Lucie LeBlanc Consentino said...

    Thank you for your post.

    The dispensation was usually recorded in the marriage act entered by the priest in the marriage register.

    However, all dispensations had to be obtained from the Bishop or his delegate. A delegate would be the Bishop's Vicar General or the Chancellor of the diocese. Therefore the diocesan office would have records and paper work for all dispensations granted in a given diocese.

    Lucie

    Heather Rojo said...

    This would be like the dispensation to allow a Catholic to marry a protestant? I've noticed that these are all recorded on a person's original baptism, where ever that record is located it notes the other sacraments (marriage, death, and also dispensations) even if those events are also recorded in other parishes/dioceses/countries, etc. As a non-Catholic I find this fascinating and also very handy!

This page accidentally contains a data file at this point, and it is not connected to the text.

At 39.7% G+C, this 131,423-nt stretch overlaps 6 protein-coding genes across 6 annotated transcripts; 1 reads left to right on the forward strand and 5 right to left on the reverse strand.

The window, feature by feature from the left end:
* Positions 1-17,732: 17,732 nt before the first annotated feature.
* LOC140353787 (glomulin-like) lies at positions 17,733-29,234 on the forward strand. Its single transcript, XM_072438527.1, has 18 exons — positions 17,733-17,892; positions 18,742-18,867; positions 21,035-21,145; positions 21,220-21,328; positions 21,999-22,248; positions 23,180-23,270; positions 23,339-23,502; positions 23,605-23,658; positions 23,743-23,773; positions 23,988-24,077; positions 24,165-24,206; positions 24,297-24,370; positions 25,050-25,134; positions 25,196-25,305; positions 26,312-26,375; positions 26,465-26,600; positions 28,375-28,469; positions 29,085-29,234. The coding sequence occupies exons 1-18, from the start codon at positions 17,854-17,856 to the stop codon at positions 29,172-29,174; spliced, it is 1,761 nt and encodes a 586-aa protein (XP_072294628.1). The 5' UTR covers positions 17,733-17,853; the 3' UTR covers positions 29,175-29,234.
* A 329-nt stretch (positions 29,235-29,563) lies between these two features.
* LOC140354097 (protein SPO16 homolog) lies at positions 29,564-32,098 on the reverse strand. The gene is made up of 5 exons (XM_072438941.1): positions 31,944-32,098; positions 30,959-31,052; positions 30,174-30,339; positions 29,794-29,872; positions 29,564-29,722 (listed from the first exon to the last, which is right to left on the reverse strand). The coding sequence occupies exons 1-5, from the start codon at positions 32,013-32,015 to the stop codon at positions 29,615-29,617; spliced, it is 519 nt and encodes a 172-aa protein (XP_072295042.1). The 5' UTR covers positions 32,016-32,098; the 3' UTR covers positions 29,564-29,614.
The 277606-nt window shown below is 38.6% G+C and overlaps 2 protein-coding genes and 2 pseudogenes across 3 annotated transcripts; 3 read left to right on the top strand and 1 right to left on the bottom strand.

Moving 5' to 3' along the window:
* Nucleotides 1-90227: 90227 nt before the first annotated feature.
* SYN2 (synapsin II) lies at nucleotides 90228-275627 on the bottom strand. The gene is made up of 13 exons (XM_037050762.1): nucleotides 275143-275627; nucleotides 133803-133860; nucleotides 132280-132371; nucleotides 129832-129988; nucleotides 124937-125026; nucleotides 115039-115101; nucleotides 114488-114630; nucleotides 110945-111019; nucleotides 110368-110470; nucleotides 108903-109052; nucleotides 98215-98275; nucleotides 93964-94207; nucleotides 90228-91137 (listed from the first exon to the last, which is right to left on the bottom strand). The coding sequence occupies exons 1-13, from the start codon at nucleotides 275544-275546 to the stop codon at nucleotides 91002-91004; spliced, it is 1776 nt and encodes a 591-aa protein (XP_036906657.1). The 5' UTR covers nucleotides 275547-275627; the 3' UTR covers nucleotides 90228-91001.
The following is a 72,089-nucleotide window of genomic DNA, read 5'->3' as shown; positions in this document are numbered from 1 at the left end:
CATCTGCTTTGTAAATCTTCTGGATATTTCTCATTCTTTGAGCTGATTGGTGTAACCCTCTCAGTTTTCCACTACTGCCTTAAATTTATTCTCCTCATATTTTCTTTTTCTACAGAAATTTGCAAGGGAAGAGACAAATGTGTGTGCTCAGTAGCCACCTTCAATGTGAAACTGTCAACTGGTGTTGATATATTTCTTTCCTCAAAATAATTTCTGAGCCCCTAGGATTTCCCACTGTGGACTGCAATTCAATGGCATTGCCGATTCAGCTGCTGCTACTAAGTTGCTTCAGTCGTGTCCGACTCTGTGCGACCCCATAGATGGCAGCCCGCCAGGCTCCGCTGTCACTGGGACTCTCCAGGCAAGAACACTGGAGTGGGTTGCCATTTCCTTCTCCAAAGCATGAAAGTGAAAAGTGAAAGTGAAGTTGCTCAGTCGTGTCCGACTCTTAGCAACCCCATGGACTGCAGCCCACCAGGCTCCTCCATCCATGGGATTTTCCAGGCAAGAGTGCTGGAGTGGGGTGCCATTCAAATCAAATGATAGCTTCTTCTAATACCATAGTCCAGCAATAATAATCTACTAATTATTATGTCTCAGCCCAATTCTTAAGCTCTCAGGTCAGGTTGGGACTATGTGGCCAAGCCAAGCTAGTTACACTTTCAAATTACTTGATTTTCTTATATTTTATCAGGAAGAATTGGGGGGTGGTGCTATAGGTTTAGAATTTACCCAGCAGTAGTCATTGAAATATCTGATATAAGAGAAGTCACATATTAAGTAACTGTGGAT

Lucie LeBlanc Consentino said...

    Hi Heather... yes, this would include the dispensation need between a catholic and non-catholic marriage. Also if the non-catholic party wanted his/her minister to officiate with the priest; too if the marriage would not be taking place in the catholic church building.

    Lucie

    Heather Rojo said...

    Yes, I saw it on my husband's records. He's a catholic, but we were married in the 1st Congregational Church in Holden, Mass. by my minister, with his Jesuit friend (his high school principal from Puerto Rico) assisting. We needed approval from a Cardinal for that one! Lots of red tape!

    Lucie LeBlanc Consentino said...

    Hi Heather,

    The only reason it was the cardinal is because he was the head of the Archdiocese. He was first a Bishop the was chosen to be a cardinal by the pope. I should have said that whoever is the head of the diocese or archdiocese - that can be a Bishop, Archbishop, Cardinal or someone the head would delegate.

    Lucie